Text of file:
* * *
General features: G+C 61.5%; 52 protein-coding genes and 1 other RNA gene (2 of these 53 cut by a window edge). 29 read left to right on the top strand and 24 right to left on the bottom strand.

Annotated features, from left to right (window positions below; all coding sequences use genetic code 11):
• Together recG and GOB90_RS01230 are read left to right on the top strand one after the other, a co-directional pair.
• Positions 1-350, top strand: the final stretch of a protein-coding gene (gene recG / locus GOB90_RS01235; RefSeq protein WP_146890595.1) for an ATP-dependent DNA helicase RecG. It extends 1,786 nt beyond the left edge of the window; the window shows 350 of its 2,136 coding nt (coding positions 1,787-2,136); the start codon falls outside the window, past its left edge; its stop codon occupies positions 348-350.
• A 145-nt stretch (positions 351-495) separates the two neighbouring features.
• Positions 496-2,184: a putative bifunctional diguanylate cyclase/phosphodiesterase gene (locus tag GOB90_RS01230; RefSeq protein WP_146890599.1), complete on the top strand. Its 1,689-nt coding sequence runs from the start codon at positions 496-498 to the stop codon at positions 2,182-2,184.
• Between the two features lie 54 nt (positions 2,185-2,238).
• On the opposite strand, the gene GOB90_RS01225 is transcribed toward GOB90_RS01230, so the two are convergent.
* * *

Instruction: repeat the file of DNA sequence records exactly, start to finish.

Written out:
General features: G+C 61.5%; 52 protein-coding genes and 1 other RNA gene (2 of these 53 cut by a window edge). 29 read left to right on the top strand and 24 right to left on the bottom strand.

Annotated features, from left to right (window positions below; all coding sequences use genetic code 11):
• Together recG and GOB90_RS01230 are read left to right on the top strand one after the other, a co-directional pair.
• Positions 1-350, top strand: the final stretch of a protein-coding gene (gene recG / locus GOB90_RS01235; RefSeq protein WP_146890595.1) for an ATP-dependent DNA helicase RecG. It extends 1,786 nt beyond the left edge of the window; the window shows 350 of its 2,136 coding nt (coding positions 1,787-2,136); the start codon falls outside the window, past its left edge; its stop codon occupies positions 348-350.
• A 145-nt stretch (positions 351-495) separates the two neighbouring features.
• Positions 496-2,184: a putative bifunctional diguanylate cyclase/phosphodiesterase gene (locus tag GOB90_RS01230; RefSeq protein WP_146890599.1), complete on the top strand. Its 1,689-nt coding sequence runs from the start codon at positions 496-498 to the stop codon at positions 2,182-2,184.
• Between the two features lie 54 nt (positions 2,185-2,238).
• On the opposite strand, the gene GOB90_RS01225 is transcribed toward GOB90_RS01230, so the two are convergent.